Feeding Recommendations for Meaties

Discussion in 'Meat Birds ETC' started by VA from WV, Sep 28, 2009.

  1. VA from WV

    VA from WV Chillin' With My Peeps

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    I've seen some variation in recommendations about protein content for broiler diets. My broilers start going to processing next week, and have had a steady diet of 20% chick grower ration and 17% finisher supplemented with kitchen scraps and whatever bugs they can catch when pastured. They'll be 2 months old on or about the 10th, and while I am very pleased with the process, I am seeing people discussing the use of rations with much higher protein contents.

    While I don't think I've done anything wrong, and am generally pleased with the results, I am concerned that keeping Cornish-Rocks much past 6 or 7 weeks seems to put a LOT of physical strain on the birds. Not CHF or massive deformities, but I note that over half the broiler flock has trouble walking more than a few feet or standing for appreciable periods of time. To my mind, a more rapid finish is desirable(with slower developing birds with fewer/no obvious problems being kept until they are large roasters).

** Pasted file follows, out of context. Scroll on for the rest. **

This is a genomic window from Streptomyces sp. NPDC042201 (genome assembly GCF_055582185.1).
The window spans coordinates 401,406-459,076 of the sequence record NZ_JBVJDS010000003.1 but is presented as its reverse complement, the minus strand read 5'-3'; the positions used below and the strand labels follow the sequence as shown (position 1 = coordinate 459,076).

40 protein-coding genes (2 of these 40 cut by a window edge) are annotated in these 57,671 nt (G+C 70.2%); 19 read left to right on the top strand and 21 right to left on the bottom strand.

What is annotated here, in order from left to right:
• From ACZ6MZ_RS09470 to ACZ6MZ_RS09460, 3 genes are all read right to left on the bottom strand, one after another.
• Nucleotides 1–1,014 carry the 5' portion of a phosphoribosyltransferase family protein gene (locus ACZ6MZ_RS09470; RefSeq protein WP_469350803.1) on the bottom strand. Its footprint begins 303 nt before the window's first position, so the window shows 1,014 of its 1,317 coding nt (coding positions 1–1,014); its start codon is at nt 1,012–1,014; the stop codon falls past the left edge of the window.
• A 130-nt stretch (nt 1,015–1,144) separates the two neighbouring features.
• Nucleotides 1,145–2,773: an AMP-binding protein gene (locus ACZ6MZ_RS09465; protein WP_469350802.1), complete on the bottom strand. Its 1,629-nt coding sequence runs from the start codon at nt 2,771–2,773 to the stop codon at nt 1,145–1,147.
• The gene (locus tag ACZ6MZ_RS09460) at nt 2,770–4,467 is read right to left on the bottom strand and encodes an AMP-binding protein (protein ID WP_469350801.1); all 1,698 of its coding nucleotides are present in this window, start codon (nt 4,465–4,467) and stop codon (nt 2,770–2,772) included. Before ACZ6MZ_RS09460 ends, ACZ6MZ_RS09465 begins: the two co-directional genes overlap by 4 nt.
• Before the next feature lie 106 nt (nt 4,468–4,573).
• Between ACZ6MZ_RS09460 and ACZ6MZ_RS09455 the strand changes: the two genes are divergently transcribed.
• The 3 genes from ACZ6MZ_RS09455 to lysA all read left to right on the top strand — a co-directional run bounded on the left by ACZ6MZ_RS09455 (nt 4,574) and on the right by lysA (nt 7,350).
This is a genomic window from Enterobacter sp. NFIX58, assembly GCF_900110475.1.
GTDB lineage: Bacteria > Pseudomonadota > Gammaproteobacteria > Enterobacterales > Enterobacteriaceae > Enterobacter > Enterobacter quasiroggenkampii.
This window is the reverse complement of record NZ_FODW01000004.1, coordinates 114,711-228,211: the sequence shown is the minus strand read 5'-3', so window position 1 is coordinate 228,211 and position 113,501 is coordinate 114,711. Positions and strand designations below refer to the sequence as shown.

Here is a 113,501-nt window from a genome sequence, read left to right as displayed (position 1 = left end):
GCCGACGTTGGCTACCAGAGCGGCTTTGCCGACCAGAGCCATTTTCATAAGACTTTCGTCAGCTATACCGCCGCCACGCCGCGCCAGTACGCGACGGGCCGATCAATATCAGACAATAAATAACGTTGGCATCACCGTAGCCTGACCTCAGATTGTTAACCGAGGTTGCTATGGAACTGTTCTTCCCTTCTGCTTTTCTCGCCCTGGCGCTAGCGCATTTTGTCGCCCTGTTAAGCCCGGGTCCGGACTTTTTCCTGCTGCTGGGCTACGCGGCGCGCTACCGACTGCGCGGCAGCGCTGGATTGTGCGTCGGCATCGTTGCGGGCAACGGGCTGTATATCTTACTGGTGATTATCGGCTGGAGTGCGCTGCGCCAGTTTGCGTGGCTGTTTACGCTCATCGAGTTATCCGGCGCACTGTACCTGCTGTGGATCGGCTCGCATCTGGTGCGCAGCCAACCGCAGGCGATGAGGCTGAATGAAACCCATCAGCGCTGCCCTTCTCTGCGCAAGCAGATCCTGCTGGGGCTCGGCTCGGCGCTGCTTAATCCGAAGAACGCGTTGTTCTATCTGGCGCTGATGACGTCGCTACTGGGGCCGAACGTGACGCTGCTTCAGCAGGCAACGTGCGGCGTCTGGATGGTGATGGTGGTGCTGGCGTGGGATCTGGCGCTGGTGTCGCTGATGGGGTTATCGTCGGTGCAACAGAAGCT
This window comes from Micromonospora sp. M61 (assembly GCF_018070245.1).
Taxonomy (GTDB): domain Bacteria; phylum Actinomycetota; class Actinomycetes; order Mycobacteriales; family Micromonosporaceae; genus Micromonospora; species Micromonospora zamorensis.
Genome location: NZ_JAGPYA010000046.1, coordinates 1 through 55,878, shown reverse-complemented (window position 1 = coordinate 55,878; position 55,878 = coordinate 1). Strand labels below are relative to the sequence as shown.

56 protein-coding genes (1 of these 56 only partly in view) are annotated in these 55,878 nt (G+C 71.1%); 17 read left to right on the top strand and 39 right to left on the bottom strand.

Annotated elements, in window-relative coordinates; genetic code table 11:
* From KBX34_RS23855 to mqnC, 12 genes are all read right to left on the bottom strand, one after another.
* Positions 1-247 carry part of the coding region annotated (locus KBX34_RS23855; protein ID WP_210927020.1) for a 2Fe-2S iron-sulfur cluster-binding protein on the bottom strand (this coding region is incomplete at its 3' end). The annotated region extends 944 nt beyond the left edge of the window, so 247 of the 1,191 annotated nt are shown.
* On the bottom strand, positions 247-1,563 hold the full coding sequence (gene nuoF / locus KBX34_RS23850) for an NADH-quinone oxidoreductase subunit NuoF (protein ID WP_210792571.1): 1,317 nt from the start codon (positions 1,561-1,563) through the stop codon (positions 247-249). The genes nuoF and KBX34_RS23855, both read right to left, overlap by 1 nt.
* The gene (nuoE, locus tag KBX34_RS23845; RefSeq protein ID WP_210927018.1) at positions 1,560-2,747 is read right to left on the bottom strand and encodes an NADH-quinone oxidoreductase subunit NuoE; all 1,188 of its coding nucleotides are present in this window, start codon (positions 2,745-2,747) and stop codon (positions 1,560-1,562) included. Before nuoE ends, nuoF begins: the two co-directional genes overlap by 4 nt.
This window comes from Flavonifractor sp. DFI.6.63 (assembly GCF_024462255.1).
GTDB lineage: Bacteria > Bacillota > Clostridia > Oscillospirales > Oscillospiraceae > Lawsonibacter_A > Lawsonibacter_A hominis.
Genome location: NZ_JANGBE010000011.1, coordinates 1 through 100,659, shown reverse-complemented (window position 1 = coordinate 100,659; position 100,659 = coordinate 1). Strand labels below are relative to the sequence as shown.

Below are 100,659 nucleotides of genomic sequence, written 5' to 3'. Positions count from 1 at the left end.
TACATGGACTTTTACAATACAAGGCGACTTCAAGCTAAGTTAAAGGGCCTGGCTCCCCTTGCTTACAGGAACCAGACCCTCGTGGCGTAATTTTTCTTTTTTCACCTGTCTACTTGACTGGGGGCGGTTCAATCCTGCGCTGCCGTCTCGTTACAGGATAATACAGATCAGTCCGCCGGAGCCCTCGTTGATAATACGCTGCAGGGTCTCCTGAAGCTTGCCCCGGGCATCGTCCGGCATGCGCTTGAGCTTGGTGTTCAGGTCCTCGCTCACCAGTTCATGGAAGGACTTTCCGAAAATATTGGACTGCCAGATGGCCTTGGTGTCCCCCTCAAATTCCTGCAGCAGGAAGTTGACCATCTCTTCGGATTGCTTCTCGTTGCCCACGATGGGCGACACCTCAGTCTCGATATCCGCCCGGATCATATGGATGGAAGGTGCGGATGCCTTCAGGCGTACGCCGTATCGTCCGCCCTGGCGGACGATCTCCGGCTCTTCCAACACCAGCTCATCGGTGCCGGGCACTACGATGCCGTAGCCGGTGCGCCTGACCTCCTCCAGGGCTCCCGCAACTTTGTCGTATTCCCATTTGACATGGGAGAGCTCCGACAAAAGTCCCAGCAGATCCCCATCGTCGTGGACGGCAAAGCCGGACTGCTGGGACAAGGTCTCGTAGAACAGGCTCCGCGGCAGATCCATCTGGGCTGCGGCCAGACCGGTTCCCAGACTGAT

Would people be willing to share their approaches and how they change protein content as the birds grow?

    At what point do you change from starter ration to something with higher protein?

    How do you control Coccidiosis if you are not using medicated feed?

    Links to websites would be great. Thanks!
     
  2. bigredfeather

    bigredfeather Chillin' With My Peeps